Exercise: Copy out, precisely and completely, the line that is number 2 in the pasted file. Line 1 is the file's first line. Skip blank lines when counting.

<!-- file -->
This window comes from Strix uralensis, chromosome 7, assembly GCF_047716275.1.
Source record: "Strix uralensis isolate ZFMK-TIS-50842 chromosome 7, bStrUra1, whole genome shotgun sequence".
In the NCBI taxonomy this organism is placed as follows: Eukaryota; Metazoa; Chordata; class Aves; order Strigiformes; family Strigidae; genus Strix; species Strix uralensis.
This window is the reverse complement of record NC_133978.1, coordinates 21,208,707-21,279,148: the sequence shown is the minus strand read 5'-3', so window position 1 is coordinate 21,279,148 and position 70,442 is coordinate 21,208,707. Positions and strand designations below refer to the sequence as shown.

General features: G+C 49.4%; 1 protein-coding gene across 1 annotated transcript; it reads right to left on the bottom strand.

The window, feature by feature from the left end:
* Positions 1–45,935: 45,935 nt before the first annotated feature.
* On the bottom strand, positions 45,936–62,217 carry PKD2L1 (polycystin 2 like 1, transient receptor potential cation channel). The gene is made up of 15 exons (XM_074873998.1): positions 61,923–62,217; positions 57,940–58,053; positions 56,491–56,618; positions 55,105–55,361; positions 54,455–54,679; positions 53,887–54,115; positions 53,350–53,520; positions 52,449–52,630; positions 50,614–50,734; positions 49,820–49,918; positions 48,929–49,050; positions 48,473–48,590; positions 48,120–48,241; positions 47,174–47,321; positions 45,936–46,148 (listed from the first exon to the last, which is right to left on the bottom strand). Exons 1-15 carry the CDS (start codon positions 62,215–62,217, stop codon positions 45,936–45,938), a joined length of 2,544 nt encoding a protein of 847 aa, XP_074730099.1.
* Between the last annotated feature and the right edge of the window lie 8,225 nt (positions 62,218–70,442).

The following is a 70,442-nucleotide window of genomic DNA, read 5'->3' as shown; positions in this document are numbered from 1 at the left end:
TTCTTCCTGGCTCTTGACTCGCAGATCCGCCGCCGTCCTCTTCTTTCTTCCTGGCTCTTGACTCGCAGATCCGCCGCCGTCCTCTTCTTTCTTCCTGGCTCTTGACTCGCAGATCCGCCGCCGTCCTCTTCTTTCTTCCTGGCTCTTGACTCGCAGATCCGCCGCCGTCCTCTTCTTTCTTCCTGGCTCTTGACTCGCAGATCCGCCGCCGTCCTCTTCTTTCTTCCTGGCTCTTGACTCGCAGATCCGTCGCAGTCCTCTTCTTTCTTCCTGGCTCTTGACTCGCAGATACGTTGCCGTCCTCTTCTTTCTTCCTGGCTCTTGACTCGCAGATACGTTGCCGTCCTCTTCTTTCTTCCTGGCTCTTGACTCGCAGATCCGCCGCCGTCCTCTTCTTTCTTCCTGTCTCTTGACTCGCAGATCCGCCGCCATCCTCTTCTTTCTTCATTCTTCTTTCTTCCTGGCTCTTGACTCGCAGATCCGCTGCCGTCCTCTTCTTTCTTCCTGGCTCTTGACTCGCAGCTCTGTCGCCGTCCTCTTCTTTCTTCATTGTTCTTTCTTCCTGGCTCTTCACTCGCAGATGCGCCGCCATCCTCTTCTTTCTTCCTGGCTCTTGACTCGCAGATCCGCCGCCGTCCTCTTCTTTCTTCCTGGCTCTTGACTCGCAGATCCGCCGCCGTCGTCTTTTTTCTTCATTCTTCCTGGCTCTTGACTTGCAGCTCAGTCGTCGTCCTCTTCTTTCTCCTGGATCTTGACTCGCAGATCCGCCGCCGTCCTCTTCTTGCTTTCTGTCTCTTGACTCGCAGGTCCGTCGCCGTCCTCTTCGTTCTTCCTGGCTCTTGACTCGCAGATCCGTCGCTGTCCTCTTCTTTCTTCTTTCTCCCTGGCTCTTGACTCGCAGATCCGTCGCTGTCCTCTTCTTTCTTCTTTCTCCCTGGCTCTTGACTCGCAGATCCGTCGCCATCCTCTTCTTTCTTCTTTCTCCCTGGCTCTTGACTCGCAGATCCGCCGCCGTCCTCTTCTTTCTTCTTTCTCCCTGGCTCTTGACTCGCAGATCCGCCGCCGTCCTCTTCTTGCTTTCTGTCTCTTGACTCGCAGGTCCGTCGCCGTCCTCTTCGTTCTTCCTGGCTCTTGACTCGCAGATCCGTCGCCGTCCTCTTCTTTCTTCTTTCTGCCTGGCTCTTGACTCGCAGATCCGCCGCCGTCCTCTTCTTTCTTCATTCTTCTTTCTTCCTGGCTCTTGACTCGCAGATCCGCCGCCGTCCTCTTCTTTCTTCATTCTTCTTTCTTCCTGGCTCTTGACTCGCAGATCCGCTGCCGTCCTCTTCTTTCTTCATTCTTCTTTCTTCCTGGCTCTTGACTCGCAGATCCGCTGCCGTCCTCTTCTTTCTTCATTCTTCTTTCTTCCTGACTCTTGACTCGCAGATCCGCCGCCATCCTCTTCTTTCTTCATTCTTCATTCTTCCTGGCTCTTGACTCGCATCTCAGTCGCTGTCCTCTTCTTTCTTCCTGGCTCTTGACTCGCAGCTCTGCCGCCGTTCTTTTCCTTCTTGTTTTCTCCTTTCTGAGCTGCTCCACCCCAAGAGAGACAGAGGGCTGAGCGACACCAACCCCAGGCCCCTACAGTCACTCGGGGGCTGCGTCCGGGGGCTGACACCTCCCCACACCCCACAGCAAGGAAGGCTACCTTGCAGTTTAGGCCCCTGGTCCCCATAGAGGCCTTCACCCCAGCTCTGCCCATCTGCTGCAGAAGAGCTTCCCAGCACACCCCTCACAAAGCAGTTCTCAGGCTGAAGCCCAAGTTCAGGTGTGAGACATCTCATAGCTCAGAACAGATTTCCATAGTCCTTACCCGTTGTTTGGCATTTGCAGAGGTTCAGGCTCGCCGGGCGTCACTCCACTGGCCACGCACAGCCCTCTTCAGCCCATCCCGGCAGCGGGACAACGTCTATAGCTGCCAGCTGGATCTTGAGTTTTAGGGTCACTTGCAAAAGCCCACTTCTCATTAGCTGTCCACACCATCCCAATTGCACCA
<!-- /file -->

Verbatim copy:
Source record: "Strix uralensis isolate ZFMK-TIS-50842 chromosome 7, bStrUra1, whole genome shotgun sequence".